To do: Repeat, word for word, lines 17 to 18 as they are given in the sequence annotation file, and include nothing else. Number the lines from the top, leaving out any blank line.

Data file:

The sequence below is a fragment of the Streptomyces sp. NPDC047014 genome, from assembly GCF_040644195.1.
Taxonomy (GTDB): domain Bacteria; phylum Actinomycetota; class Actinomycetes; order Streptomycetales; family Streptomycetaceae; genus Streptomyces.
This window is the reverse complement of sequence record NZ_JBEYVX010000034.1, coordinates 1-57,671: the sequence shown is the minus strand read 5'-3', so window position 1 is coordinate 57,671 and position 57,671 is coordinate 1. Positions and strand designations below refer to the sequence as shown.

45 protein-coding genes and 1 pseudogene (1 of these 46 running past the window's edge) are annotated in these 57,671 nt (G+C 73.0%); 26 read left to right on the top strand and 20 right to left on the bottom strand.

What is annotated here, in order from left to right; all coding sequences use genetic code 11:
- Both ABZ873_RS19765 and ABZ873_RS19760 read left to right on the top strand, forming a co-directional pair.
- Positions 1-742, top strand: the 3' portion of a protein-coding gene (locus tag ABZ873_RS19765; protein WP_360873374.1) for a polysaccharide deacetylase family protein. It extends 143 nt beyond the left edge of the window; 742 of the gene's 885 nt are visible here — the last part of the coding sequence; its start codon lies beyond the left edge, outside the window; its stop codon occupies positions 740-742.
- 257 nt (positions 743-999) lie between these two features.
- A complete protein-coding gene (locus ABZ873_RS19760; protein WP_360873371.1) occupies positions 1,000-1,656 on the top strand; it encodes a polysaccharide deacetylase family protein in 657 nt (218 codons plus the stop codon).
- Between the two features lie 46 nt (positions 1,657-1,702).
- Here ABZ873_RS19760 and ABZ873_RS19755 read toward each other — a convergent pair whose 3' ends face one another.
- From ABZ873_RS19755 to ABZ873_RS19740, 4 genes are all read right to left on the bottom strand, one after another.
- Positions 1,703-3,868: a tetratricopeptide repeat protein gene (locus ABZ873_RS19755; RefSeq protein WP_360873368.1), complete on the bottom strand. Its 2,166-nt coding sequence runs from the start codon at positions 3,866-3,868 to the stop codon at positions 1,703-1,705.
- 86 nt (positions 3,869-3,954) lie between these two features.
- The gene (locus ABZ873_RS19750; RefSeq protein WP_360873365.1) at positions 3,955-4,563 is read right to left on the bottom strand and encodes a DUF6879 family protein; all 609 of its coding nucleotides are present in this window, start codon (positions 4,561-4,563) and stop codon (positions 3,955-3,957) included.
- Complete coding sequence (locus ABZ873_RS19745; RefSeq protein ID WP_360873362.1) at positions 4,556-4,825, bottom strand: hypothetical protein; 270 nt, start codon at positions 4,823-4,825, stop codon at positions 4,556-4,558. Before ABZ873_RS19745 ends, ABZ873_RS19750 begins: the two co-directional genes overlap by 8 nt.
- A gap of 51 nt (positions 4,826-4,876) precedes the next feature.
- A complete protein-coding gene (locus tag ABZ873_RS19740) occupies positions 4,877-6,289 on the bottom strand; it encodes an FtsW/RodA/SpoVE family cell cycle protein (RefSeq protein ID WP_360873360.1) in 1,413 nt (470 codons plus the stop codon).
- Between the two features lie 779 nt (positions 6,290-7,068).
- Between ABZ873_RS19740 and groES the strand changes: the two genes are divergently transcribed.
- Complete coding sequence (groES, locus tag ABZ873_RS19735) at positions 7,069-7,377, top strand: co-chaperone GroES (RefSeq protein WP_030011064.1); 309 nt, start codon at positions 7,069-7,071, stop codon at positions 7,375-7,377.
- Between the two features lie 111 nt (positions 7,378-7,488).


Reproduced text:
- A gap of 51 nt (positions 4,826-4,876) precedes the next feature.
- A complete protein-coding gene (locus tag ABZ873_RS19740) occupies positions 4,877-6,289 on the bottom strand; it encodes an FtsW/RodA/SpoVE family cell cycle protein (RefSeq protein ID WP_360873360.1) in 1,413 nt (470 codons plus the stop codon).